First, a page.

Turkey condemns UN report on its state of emergency

Turkey’s President Recep Tayyip Erdogan, right, salutes before addressing his ruling Justice and Development Party members at the parliament in Ankara, Turkey, Tuesday, March 6, 2018.(Kayhan Ozer/Pool Photo via AP)
Updated 20 March 2018
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Turkey condemns UN report on its state of emergency

ISTANBUL: Turkey on Tuesday slammed a United Nations rights report on its state of emegency as rife with unfounded allegations and said the criticism chimed with propaganda efforts of terrorist organizations.
The report called on Turkey on Tuesday to end the state of emergency that it said had led to massive human rights violations including the arrest of 160,000 people and dismissal of nearly the same number of civil servants, often arbitrarily.
President Tayyip Erdogan declared the emergency after a failed July 2016 coup and issued more than 20 decrees which have often led to torture of detainees, impunity and interference with the judiciary, the UN human rights office said.
Turkey should “promptly end the state of emergency and restore the normal functioning of institutions and the rule of law,” it said in a report.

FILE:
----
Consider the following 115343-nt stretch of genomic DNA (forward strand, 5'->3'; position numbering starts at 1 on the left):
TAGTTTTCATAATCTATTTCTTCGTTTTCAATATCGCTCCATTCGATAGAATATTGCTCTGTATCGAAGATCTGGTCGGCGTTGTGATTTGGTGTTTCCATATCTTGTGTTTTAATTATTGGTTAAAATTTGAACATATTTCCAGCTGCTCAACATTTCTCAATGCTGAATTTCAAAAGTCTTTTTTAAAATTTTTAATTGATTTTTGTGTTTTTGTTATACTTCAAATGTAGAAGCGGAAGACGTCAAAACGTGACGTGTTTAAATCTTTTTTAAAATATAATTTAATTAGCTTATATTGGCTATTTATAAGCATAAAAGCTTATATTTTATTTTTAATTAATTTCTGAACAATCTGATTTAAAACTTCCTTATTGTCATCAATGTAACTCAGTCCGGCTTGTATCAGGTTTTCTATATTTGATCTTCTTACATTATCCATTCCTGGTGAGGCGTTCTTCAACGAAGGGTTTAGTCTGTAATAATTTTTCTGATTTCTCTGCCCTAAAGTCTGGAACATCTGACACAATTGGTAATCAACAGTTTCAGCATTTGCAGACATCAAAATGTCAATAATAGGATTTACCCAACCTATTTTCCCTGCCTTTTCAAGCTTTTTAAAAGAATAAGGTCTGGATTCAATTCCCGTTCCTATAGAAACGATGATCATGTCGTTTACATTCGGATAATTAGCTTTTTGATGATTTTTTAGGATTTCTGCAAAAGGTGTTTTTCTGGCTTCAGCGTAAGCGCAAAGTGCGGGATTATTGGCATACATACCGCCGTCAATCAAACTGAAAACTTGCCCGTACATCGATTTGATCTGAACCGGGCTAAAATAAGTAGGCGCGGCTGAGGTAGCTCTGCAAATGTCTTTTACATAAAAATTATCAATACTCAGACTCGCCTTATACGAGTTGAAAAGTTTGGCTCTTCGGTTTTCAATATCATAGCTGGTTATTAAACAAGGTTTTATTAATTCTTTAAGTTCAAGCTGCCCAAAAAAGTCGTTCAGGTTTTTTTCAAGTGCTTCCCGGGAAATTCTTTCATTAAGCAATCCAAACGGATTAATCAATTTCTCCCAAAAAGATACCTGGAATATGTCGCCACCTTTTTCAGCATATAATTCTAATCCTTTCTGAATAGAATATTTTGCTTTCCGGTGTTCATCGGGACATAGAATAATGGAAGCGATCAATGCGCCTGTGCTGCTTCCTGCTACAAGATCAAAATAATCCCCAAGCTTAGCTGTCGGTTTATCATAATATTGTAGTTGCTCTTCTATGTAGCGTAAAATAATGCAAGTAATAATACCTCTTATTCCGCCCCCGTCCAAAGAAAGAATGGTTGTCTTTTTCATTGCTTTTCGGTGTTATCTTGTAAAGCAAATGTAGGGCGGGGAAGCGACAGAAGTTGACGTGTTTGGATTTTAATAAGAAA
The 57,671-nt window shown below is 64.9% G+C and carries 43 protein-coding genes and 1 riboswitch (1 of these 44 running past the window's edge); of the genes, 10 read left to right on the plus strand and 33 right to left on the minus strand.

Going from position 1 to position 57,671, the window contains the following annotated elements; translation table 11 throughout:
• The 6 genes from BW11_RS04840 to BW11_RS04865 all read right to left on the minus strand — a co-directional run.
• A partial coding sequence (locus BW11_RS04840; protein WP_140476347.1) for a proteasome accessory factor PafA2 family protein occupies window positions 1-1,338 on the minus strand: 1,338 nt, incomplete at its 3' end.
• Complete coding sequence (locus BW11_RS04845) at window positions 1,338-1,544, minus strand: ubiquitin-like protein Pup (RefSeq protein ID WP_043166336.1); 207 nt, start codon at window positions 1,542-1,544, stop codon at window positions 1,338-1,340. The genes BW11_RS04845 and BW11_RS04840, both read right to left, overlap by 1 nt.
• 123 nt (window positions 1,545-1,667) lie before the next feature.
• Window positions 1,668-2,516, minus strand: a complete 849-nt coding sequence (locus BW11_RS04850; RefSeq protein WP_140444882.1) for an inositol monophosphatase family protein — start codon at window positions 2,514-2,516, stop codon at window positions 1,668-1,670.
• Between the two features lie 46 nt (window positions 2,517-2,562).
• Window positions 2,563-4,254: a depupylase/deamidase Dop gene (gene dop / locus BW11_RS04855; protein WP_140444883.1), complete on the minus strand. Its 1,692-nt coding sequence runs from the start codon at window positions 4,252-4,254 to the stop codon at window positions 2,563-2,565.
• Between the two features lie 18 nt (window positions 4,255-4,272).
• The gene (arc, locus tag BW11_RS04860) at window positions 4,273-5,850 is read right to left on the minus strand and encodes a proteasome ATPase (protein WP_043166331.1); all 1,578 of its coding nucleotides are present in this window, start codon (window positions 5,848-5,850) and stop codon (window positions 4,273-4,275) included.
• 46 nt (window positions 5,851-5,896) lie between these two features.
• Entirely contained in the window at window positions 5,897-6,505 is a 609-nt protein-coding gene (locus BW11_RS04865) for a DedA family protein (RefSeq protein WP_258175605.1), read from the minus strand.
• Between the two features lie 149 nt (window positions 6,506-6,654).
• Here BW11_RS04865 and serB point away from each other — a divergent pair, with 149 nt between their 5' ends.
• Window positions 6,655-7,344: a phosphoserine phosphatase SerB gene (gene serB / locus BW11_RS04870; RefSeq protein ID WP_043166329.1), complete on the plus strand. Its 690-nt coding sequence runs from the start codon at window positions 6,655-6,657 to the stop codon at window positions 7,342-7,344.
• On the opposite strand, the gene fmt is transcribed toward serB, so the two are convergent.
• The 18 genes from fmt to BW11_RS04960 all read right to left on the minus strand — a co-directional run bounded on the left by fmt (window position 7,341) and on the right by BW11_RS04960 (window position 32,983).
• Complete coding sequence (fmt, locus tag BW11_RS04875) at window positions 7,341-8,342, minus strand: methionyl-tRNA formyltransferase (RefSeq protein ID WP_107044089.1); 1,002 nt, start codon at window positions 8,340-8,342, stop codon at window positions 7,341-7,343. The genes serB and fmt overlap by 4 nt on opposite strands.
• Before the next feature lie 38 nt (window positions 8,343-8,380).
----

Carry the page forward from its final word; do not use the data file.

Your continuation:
Turkey’s foreign ministry said in a statement, however claimed the report “contains unfounded allegations matching up perfectly with the propaganda efforts of terrorist organizations.”


US puts up $10m reward for Hezbollah information

Updated 35 min 50 sec ago
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US puts up $10m reward for Hezbollah information

  • The money is for anyone who provides intelligence that allows the US to disrupt Hezbollah in key ways

WASHINGTON: The US on Monday offered a $10 million reward for information that would disrupt the finances of Lebanon’s Shiite militant movement Hezbollah.
The State Department said it would give the money to anyone who provides intelligence that allows the US to disrupt Hezbollah in key ways.
The areas include information on Hezbollah’s donors, on financial institutions that assist its transactions and on businesses controlled by the movement.
President Donald Trump’s administration has put a top priority on reducing the influence of Iran, the primary backer of Hezbollah.
The State Department listed three alleged Hezbollah financiers as examples of activities it was seeking to stop, with one, Ali Youssef Charara, allegedly funding the group by investing millions of dollars from Hezbollah in the telecommunications industry in West Africa.
Secretary of State Mike Pompeo has pointed to a recent appeal by Hezbollah for donations as a sign of US success in curbing Iran.
On a visit last month to Beirut, Pompeo urged Lebanon to counter the “dark ambitions” of Iran and Hezbollah but was rebuffed by Foreign Minister Gebran Bassil, who said Hezbollah was not a terrorist group and enjoyed a wide base.
The United States has vowed for decades to fight Shiite militants in Lebanon, with memories still bitter over the 1983 attack on a military barracks in Beirut that killed 241 Americans.
Hezbollah, however, also functions as a political party, with posts in the current cabinet, and enjoys support among some Lebanese who recall its guerrilla campaign that led Israel to withdraw from the country in 2000.